Low-Power Gas Sensing using Carbon Nanotubes in Wearable Devices

(sep 2016)

Author-Michele Magno,Vana Jelicic,kiran chikkadi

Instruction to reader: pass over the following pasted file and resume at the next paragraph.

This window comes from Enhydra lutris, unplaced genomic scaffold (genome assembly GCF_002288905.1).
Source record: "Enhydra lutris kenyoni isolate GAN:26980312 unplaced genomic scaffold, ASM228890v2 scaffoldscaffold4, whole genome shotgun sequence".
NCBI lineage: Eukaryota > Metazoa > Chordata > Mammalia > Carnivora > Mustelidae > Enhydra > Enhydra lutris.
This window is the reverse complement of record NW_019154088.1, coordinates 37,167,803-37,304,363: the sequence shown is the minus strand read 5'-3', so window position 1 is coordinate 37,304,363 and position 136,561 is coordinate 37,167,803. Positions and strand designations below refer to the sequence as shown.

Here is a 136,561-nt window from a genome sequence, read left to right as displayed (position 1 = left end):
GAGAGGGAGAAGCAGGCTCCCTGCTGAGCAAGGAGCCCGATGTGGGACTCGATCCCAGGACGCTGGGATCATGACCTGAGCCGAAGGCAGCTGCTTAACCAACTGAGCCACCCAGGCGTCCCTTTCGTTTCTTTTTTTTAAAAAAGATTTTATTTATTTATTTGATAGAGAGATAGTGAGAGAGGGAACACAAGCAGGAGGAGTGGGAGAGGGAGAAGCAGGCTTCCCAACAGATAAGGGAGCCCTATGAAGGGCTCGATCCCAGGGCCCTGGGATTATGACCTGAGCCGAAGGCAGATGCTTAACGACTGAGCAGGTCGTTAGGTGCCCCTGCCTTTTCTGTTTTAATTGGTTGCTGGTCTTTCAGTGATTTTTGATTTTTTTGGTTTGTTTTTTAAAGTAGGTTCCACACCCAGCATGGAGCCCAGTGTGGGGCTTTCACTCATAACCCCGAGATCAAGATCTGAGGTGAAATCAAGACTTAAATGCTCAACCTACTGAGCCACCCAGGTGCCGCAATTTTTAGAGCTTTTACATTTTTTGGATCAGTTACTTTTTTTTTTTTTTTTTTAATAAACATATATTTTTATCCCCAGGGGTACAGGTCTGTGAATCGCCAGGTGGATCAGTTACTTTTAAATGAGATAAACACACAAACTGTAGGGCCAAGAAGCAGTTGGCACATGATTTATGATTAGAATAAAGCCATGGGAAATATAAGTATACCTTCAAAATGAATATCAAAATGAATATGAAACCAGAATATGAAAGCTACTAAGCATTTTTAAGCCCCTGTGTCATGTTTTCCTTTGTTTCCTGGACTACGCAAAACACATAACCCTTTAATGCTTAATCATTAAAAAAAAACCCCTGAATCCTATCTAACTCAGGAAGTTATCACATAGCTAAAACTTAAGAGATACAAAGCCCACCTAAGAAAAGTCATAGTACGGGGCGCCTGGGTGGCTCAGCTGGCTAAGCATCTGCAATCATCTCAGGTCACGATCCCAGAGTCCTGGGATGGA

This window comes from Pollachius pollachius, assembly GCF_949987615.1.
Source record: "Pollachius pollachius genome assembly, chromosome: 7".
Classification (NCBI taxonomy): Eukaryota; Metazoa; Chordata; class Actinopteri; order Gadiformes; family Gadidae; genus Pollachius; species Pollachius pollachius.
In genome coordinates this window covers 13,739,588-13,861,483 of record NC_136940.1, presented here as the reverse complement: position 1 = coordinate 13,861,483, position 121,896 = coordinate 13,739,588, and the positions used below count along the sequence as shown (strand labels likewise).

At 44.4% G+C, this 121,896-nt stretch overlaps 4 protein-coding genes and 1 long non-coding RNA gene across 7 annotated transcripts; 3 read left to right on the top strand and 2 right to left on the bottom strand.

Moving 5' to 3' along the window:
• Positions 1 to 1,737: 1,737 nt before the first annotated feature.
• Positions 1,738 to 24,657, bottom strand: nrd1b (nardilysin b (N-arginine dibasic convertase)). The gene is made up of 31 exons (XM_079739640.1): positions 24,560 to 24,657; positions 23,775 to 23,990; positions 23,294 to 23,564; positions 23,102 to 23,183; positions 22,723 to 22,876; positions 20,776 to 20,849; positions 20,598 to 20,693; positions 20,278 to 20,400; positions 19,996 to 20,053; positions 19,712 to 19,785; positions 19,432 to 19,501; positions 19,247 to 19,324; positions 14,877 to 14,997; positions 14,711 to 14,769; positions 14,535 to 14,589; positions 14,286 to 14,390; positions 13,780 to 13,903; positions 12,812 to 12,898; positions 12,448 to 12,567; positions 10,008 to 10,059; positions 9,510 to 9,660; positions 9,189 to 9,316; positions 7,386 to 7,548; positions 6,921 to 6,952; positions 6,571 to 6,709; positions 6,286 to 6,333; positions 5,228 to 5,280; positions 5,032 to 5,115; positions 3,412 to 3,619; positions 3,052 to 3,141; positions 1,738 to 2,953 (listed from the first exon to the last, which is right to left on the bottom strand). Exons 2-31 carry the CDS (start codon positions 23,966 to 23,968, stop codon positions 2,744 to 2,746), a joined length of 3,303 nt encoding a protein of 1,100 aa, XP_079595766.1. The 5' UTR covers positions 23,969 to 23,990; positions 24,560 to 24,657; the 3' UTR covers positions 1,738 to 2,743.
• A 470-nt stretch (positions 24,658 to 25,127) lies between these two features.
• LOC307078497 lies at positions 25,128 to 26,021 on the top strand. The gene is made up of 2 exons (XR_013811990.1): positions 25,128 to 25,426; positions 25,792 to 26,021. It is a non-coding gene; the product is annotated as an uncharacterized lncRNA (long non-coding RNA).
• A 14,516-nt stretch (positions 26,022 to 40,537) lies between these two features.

Air quality monitoring is gaining importance in public health due to the increasing level of the pollution in cities. In addition, people are more concerned about their personal exposure and they are interested to know the concentration levels of the pollutants, which surround them. In recent years, wearable technology can be useful for continuous air quality monitoring when people are moving in urban and industrial environments. As wearable systems are usually battery-powered and gas sensors are power-hungry, energy-efficient design and power management are required. In this paper, we present a two-stage gas sensing concept where novel multiple-Single-Walled Carbon Nanotubes (SWCNT) are proposed as detectors for an energy-hungry metal-oxide (MOX) semiconductor gas sensor. We simulate the system performance combining the low power consumption of SWCNT gas sensors and the more mature MOX sensor to achieve an energy-efficient wearable device able to monitor the air quality continuously while achieving long lifetime. We perform simulations using measured power consumptions for two event-driven scenarios to evaluate the power consumption reduction and lifetime extension in a wearable mobile context. Our results show that the proposed approach prolongs node lifetimes by 30 times compared to adaptive duty-cycling with only MOX gas sensors. We also propose that the nanotube recovery time issue can be overcome by using four single nanotubes on the same chip, which results in an extension of lifetime.

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